Posts Tagged With: extinction

The Lost Franklin Tree


William Bartram, Franklinia alatamaha (1782)

As naturalist William Bartram traveled through the eastern woods and swamps of southern Georgia near Fort Barrington in 1773, he found many plants of interest to his pen, which he collected for study and propagation—both at home in Philadelphia and specimens sent to England for collaborative observation by naturalists there. One blooming shrub caught his attention: “I passed through a well-inhabited district, mostly rice plantations, on the waters of Cat-head creek, a branch of the Alatamaha,” he wrote in Travels through North and South Carolina, Georgia, and Florida, “On drawing near the fort, I was greatly delighted at the appearance of two beautiful shrubs in all their blooming graces. One of them appeared to be a species of Gordonia, but the flowers are larger, and ore fragrant than those of the Gordonia lasianthus” (native loblolly bay). He shipped seeds to his father, John, in Philadelphia and sent a second specimen to London.

Although Bartram had travelled through this region with his father eight years earlier, and remembers the plant, they had not collected seeds. They observed a few “very curious shrubs,” one with “beautiful good fruite” (seedpods), but their notes do not hold specific mention of the species.

On August 16, 1783, Bartram wrote Linnaeus, Chair of Botany at Uppsala University, with a description and sketch asking for a new genus designation, but Linnaeus died before replying. In 1788, Bartram sent another request to England but he received a reply that the “botanists in England will not…allow it to be properly named.” Sir Joseph Banks, new president of Royal Society, placed it in Gordonia.
That would seem to be the end of the story. But the curator of the Historic Collections at Bartram’s Garden, Joel Fry, suggests otherwise. He thinks the exchange lacks scientific discourse and was a move to “enforce European supremacy in botanical nomenclature.” Moreover, it may not have sat well with British botanists to name a species after Ben Franklin—a revolutionary leader—so soon after the Revolution.

Bartram remarks: “I have travelled by land from Pennsylvania to the banks of the Mississippi, over almost all the Territory in that distance between the Sea shore & the first mountains, cross-d all the Rivers, and assended them from their capes a many miles; & search’d their various branches Yet never saw This beautiful Tree growing wild but in one spot on the Alatamaha about 30 miles from the Sea Coast.” (to Barclay 1788)

The description of Franklinia does not appear in his journal sent to John Fothergill, so his account of it in Travels, while not suspect, is difficult to measure for accuracy of location and date—both of interest to the subsequent search for the plant throughout the nineteenth century. We know he collected specimens, for one flowered for the first time in the Bartram garden in 1781. It was still known in the wild in Georgia, reported by plant collectors Moses Marshall and Luigi Castiglioni both in 1790.

The last reported sighting in the wild was in 1803 by John Lyon, a Scottish plant collector. When he found Franklinia he located only 6 or 8 trees and remarked how strange it was that the plant should not be found in other locales in the U.S. Franklinia alatamaha is now extinct in the wild. Though The Nature Conservancy, which has purchased large tracks of former forestry land along the Altamaha River, has tried reintroductions from propagated plants (available from Bartram’s original collections), those attempts have failed. (More on this in a future essay.)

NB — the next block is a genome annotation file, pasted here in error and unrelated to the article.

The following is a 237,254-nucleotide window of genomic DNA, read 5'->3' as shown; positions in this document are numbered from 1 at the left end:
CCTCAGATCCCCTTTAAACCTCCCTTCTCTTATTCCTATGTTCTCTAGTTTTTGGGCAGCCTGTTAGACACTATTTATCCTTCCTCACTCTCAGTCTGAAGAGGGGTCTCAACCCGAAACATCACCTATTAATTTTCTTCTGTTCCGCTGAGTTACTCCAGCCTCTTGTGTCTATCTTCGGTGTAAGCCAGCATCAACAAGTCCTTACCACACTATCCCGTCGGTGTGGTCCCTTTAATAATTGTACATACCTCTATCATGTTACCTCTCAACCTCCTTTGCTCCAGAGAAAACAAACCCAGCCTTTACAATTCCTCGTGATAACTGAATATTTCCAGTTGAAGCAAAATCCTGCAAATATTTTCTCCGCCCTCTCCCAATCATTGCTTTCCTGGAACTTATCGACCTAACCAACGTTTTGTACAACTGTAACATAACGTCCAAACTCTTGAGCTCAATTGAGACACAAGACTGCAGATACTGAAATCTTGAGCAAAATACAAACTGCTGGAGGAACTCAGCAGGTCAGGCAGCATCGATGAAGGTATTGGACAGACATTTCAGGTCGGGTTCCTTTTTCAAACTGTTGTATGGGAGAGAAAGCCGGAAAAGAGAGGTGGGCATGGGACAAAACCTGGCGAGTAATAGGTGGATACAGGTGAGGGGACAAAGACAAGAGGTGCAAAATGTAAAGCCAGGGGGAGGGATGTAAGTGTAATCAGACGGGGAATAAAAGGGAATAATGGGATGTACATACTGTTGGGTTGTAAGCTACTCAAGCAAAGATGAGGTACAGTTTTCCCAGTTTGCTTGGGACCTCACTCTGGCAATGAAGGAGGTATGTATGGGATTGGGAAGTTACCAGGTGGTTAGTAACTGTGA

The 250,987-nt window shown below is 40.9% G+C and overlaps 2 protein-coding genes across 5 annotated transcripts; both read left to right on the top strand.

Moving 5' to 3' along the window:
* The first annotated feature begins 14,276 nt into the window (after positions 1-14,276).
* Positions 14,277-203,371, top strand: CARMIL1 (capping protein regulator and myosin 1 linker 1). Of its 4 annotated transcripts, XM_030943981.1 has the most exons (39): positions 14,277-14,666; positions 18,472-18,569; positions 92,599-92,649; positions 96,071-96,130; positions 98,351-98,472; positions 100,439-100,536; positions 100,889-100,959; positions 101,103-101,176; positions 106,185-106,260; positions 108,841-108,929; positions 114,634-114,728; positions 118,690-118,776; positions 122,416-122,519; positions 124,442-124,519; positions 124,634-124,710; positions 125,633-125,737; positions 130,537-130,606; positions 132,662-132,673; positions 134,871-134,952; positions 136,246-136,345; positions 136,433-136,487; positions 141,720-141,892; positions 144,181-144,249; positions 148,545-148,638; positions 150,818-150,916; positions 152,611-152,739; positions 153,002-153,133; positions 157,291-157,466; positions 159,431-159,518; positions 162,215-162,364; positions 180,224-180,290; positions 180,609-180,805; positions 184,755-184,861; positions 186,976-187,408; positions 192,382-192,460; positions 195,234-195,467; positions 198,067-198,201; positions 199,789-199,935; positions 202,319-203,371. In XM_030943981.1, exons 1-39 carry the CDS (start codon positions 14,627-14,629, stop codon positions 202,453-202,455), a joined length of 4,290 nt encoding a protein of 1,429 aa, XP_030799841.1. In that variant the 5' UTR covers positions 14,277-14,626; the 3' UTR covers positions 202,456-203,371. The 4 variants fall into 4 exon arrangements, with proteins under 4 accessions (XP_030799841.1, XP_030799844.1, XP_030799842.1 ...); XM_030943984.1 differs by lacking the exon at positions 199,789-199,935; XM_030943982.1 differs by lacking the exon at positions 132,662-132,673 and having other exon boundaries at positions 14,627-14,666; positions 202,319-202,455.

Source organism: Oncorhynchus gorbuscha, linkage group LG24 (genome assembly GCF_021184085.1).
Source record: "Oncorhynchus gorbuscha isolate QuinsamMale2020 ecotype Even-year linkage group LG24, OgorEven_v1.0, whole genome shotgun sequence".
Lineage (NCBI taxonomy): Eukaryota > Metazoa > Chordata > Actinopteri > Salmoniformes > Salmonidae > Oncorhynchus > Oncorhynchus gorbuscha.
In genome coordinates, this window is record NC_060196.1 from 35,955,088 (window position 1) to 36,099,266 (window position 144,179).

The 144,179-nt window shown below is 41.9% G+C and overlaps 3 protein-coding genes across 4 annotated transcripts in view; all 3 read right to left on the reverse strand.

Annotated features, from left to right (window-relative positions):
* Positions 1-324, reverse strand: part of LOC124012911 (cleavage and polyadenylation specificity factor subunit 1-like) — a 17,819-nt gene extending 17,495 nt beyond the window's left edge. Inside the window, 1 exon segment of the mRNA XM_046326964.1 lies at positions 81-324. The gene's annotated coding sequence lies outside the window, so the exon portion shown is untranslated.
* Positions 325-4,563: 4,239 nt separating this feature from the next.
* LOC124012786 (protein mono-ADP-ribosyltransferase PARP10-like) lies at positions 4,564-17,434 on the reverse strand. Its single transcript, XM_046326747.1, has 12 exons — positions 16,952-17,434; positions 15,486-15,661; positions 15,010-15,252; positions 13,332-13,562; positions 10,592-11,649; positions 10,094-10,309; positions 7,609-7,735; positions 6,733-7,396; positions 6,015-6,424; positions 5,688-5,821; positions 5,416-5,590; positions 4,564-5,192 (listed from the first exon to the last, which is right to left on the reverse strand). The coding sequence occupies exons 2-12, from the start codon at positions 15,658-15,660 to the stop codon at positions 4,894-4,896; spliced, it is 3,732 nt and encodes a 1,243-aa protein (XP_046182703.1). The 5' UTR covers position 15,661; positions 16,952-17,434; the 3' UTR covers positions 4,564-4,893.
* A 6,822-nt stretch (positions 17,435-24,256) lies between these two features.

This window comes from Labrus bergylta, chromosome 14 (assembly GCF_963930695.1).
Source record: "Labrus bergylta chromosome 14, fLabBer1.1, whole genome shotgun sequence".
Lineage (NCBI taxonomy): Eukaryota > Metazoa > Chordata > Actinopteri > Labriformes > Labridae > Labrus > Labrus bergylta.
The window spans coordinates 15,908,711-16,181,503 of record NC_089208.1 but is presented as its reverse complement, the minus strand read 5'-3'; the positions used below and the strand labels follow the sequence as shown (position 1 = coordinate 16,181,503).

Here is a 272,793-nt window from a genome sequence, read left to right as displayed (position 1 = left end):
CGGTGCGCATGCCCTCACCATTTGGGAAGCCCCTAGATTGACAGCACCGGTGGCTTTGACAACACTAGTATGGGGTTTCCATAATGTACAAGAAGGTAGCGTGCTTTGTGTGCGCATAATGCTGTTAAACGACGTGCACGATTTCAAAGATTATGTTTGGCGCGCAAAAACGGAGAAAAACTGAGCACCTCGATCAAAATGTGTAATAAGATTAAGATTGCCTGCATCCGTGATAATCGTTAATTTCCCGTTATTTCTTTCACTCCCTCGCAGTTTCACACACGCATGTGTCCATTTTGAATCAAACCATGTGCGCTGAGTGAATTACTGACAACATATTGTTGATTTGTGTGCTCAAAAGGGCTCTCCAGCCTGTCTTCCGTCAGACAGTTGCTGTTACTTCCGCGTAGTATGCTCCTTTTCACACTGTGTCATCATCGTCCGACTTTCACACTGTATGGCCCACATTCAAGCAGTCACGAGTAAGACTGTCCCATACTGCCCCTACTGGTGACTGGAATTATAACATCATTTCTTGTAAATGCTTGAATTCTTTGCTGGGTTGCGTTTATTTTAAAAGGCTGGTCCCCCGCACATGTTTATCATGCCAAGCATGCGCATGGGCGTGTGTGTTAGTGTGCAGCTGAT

Franklinia alatamaha, International Botanical Congress (1969).

In much of my research about extinction, memory, and memorialization, I have found cautionary tales. Monuments to the passenger pigeon, for example, talk about the loss as a tragedy brought on by humans. But Franklinia is a different kind of loss. It was lost not at the end of the nineteenth century when naturalists had become more aware of the power of human exploitation to drive species decline, but at the start of that century when the nation was still being cataloged, discovered, and explored.

While no one at the time seems to have mourned its loss, on August 23, 1969, the International Botanical Congress issued four stamps to commemorate plants associated with four regions of the U.S. to mark the 11th annual meeting of the organization in Seattle. Franklinia alatamaha was chosen to represent the South. The showy flower is in the foreground with a sprig of leaves and in the background stands a plantation house. This is the only one of the four stamps that includes a human element. Franklinia is conflated with the loss of human institutions and therefore is associated with domestic life. The only Franklinia trees remaining today are those propagated from the ones collected at the end of the eighteenth century. The memorial stamp then, is commenting upon the loss of the species’ wildness in its original home. At the same time, the Botanical Congress may have viewed this species as a success story–one which their field had saved from complete extinction.

In a later essay, I will explore and unpack the plantation house imagery, as well the local history and identity connected to both plant and plantation.

Resources & References

Braund, Kathryn E. Holland and Charlotte Porter, eds. Fields of Vision: Essays on the Travels of William Bartram. The University of Alabama Press, 2010.

Bartram, William. Travels of William Bartram. Dover Publications, 1955.

Magee, Judith. The Art and Science of William Bartram. Penn State University Press, 2007.

Slaughter, Thomas P. The Natures of John and William Bartram. New York: Knopf, 1996.

Wulf, Andrea. The Brother Gardeners: Botany, Empire, and the Birth of an Obsession. New York: Vintage, 2010.

__ Founding Gardeners: The Revolutionary Generation, Nature, and the Shaping of the         American Nation. New York: Knopf, 2011.

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Obscuring the heath hen: memory and the nature of memorials

This past summer, artist Todd McGrain placed a sculpture on Martha’s Vineyard in memory of the extinct heath hen. His statue stands along a bike path in the former reserve meant to save the dwindling species, now known as Manuel F. Correllus State Forest. McGrain’s installment looks smooth and graceful as it shines darkly against the muted colors of the New England forest. Its beak is opened slightly, as if crying out for its lost companions.